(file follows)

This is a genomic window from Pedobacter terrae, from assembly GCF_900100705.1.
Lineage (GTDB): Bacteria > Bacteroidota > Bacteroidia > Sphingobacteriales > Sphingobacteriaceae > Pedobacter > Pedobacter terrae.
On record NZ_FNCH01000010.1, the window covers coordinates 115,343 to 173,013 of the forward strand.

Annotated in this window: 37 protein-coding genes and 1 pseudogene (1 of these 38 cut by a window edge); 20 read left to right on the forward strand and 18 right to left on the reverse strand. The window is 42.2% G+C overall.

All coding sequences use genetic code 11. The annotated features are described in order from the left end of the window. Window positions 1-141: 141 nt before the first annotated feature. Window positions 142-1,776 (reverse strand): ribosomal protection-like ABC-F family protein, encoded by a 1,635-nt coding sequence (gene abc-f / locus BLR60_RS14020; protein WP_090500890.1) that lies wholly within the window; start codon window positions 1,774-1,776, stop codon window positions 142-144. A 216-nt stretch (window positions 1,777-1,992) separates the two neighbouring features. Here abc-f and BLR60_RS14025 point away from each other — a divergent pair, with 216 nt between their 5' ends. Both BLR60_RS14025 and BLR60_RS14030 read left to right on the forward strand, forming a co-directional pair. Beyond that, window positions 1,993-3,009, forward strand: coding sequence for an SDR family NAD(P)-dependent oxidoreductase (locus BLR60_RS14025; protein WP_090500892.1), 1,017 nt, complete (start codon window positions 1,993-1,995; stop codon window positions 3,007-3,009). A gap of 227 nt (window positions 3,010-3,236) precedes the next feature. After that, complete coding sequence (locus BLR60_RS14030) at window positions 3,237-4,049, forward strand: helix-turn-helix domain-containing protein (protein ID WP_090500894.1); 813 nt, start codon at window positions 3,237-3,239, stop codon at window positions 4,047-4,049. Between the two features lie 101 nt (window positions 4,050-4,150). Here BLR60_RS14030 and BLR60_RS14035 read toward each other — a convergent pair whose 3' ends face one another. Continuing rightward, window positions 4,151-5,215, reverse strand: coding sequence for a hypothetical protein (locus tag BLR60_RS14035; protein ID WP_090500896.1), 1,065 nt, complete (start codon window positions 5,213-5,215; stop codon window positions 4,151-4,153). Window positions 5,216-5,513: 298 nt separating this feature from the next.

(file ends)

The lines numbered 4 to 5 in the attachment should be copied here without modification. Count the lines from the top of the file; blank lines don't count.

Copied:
Annotated in this window: 37 protein-coding genes and 1 pseudogene (1 of these 38 cut by a window edge); 20 read left to right on the forward strand and 18 right to left on the reverse strand. The window is 42.2% G+C overall.

All coding sequences use genetic code 11. The annotated features are described in order from the left end of the window. Window positions 1-141: 141 nt before the first annotated feature. Window positions 142-1,776 (reverse strand): ribosomal protection-like ABC-F family protein, encoded by a 1,635-nt coding sequence (gene abc-f / locus BLR60_RS14020; protein WP_090500890.1) that lies wholly within the window; start codon window positions 1,774-1,776, stop codon window positions 142-144. A 216-nt stretch (window positions 1,777-1,992) separates the two neighbouring features. Here abc-f and BLR60_RS14025 point away from each other — a divergent pair, with 216 nt between their 5' ends. Both BLR60_RS14025 and BLR60_RS14030 read left to right on the forward strand, forming a co-directional pair. Beyond that, window positions 1,993-3,009, forward strand: coding sequence for an SDR family NAD(P)-dependent oxidoreductase (locus BLR60_RS14025; protein WP_090500892.1), 1,017 nt, complete (start codon window positions 1,993-1,995; stop codon window positions 3,007-3,009). A gap of 227 nt (window positions 3,010-3,236) precedes the next feature. After that, complete coding sequence (locus BLR60_RS14030) at window positions 3,237-4,049, forward strand: helix-turn-helix domain-containing protein (protein ID WP_090500894.1); 813 nt, start codon at window positions 3,237-3,239, stop codon at window positions 4,047-4,049. Between the two features lie 101 nt (window positions 4,050-4,150). Here BLR60_RS14030 and BLR60_RS14035 read toward each other — a convergent pair whose 3' ends face one another. Continuing rightward, window positions 4,151-5,215, reverse strand: coding sequence for a hypothetical protein (locus tag BLR60_RS14035; protein ID WP_090500896.1), 1,065 nt, complete (start codon window positions 5,213-5,215; stop codon window positions 4,151-4,153). Window positions 5,216-5,513: 298 nt separating this feature from the next.